Just what kind of game is being played in Rummy? Taken one way, you could say that these are the same cards we were dealt in the vastly superior Subramaniyapuram, the same shuffle of romance and bromance, set in the hinterlands and bathed in blood. The period is the same: the 1980s, referenced through half saris and stainless steel tiffin dabbas and screw-top fountain pens. The star whose film is invoked is the same: Rajinikanth. The shy courtship rituals are the same. The small difference is that there are now two couples, two love tracks. Joseph (Vijay Sethupathi) fancies Sorna (Iyshwarya Rajesh), and Sakthi (Inigo Prabhakaran) falls for Meenakshi (Gayathrie Shankar, who, in an earlier decade, might have found herself typecast as Simran’s younger sister).
The bigger difference is that Subramaniyapuram wasn’t just a lazy compendium of 1980s filmmaking clichés, while in Rummy, at least till interval point, that’s all we get. Sure, it’s fun to be reminded of those clichés – the bathing scene by the well with the heroine smearing turmeric paste on herself (echoed in the telecast of the song Manjappodi thekkayile on Oliyum Oliyum), or the orphaned man collapsing in tears when a friend’s mother displays a bit of affection, or even the non-stop background music, flooding the film’s every crevice. And there’s a wickedly funny replay of the “deeply significant” wordplay that T Rajendar was so famous for. (Sornam drops a wicker basket and exclaims, “Koodai vizhundhiduchu.” Her sister replies, “Kooda neeyum vizhundhudaathe.”) But what else?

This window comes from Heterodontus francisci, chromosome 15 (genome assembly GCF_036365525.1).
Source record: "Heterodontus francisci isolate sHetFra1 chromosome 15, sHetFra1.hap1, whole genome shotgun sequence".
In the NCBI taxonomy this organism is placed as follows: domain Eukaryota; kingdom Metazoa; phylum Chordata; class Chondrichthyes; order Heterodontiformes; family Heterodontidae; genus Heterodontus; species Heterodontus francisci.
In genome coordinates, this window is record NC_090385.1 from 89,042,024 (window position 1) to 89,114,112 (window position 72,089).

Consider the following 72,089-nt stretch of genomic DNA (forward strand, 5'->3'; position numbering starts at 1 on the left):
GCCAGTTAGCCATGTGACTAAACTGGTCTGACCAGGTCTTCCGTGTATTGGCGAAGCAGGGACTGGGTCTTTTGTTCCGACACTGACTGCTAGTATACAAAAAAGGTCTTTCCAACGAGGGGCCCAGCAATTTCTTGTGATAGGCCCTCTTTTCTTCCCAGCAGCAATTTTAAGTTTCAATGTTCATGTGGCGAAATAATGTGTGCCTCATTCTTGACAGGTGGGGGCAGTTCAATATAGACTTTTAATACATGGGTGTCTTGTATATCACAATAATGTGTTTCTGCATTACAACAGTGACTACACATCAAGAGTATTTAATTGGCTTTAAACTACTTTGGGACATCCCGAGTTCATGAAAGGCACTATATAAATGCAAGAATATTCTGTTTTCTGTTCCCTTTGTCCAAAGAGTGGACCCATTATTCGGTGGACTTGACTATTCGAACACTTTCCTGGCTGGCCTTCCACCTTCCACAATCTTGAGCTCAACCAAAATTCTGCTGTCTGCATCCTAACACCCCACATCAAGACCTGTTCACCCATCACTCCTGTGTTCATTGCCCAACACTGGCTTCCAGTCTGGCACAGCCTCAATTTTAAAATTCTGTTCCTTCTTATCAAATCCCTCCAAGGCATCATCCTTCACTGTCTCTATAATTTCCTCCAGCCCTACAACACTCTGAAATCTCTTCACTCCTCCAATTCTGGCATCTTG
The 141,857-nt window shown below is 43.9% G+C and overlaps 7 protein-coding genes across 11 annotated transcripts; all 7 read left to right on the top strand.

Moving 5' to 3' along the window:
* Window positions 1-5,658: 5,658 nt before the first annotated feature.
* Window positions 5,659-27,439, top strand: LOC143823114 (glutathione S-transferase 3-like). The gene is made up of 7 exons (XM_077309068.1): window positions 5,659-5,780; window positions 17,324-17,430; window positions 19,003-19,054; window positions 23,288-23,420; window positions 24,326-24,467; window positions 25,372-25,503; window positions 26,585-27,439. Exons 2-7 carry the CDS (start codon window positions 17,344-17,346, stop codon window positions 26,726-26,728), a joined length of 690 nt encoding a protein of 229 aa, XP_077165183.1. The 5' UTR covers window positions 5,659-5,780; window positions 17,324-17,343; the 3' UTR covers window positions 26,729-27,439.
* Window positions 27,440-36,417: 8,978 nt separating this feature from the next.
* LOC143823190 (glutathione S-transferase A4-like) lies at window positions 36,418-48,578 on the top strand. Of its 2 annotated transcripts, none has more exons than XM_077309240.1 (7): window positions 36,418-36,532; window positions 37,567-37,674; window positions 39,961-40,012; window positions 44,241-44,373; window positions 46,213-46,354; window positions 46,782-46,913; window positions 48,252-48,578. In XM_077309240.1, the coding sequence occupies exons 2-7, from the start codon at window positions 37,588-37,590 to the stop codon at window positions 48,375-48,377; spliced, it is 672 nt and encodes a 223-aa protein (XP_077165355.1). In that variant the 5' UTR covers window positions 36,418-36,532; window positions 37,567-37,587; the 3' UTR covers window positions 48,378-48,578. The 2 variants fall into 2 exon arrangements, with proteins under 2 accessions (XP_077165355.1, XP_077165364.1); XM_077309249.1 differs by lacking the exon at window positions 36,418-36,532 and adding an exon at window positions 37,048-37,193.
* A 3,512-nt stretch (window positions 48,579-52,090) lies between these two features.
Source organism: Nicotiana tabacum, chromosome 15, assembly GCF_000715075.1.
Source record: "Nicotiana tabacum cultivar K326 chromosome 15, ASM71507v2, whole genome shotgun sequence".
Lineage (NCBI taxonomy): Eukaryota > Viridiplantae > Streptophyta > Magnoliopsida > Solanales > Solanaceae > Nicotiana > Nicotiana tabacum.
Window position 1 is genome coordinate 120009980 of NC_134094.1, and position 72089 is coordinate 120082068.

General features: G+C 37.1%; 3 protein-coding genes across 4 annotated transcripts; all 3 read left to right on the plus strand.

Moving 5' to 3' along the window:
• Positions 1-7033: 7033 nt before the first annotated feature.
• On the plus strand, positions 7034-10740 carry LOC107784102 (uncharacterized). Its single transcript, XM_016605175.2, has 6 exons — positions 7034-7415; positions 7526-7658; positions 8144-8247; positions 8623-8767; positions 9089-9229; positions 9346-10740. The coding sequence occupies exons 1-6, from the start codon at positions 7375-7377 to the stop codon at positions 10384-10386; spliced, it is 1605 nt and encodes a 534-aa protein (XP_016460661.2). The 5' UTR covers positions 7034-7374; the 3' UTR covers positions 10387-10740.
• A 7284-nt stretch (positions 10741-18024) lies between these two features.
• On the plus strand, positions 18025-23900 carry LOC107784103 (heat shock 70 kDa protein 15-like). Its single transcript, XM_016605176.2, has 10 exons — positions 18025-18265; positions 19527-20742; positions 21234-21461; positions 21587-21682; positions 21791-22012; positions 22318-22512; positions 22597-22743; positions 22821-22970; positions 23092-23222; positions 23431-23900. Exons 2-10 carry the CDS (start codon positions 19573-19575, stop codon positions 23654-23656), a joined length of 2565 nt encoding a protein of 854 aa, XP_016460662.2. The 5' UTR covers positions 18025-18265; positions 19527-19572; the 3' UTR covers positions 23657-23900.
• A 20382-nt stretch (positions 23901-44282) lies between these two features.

We keep waiting for something to happen and throw these aimless scenes into sharp relief. We wonder if the repetitions – people being hit on the head, the shots of the full moon, the shots of men relieving themselves, the fact that Joseph is given money twice – are going to add up to something. We await a twist in the tale. But there’s nothing. The director, Balakrishnan K, is happy to tell a story whose end we see coming from miles ahead. And in the absence of anything new in the content, he tries something gimmicky with form. He develops situations to a boiling point, then stops cold, cutting away to something else – and then, when we don’t expect it, he picks up the older thread and shows us what really happened. The device quickly turns tiresome.
Why do we need the scene with the running bull? Why develop the scenario where Sakthi and Joseph are cast out from the college hostel and turned into day scholars? Why do characters – a villain-like fellow student, the comic relief played by Soori – come and go as they please? Why the sudden (and laughably overblown) “hero moment” towards the end where a simple fight is invested with mythical heft, with the wind blowing and with leaves swirling? Why don’t we get the sense, earlier on, of Meenakshi and Sorna being related? How does Meenakshi send word to Sakthi when her every move is being watched? Why, for that matter, is this film called Rummy? There are no answers. It’s a testament to the power of melodrama that the story turns mildly interesting in its final section, but the ending isn’t earned. It appears tacked on simply so that we leave the theatre on an emotional high – and that’s the worst kind of cheating.
An edited version of this piece can be found here.
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